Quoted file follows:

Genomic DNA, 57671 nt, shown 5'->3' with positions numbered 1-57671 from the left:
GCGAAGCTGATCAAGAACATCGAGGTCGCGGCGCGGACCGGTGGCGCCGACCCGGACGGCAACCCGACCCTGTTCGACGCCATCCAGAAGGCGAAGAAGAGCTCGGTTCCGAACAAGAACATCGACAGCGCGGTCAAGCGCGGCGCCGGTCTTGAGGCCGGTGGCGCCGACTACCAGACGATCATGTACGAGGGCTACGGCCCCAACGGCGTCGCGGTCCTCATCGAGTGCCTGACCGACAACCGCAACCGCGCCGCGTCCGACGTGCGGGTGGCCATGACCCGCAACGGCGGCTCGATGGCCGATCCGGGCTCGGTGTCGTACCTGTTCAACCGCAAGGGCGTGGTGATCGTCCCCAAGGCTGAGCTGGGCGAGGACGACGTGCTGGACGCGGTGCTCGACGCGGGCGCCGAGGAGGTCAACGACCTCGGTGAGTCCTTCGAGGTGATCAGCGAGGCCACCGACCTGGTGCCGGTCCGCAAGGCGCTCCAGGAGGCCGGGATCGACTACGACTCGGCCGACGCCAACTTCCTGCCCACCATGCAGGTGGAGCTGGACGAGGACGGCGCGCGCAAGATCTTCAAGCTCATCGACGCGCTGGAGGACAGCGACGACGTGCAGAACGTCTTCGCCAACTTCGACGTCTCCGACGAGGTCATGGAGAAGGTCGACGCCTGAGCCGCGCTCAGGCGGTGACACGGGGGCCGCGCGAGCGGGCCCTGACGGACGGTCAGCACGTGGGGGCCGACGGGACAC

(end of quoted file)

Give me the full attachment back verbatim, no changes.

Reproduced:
Genomic DNA, 57671 nt, shown 5'->3' with positions numbered 1-57671 from the left:
GCGAAGCTGATCAAGAACATCGAGGTCGCGGCGCGGACCGGTGGCGCCGACCCGGACGGCAACCCGACCCTGTTCGACGCCATCCAGAAGGCGAAGAAGAGCTCGGTTCCGAACAAGAACATCGACAGCGCGGTCAAGCGCGGCGCCGGTCTTGAGGCCGGTGGCGCCGACTACCAGACGATCATGTACGAGGGCTACGGCCCCAACGGCGTCGCGGTCCTCATCGAGTGCCTGACCGACAACCGCAACCGCGCCGCGTCCGACGTGCGGGTGGCCATGACCCGCAACGGCGGCTCGATGGCCGATCCGGGCTCGGTGTCGTACCTGTTCAACCGCAAGGGCGTGGTGATCGTCCCCAAGGCTGAGCTGGGCGAGGACGACGTGCTGGACGCGGTGCTCGACGCGGGCGCCGAGGAGGTCAACGACCTCGGTGAGTCCTTCGAGGTGATCAGCGAGGCCACCGACCTGGTGCCGGTCCGCAAGGCGCTCCAGGAGGCCGGGATCGACTACGACTCGGCCGACGCCAACTTCCTGCCCACCATGCAGGTGGAGCTGGACGAGGACGGCGCGCGCAAGATCTTCAAGCTCATCGACGCGCTGGAGGACAGCGACGACGTGCAGAACGTCTTCGCCAACTTCGACGTCTCCGACGAGGTCATGGAGAAGGTCGACGCCTGAGCCGCGCTCAGGCGGTGACACGGGGGCCGCGCGAGCGGGCCCTGACGGACGGTCAGCACGTGGGGGCCGACGGGACAC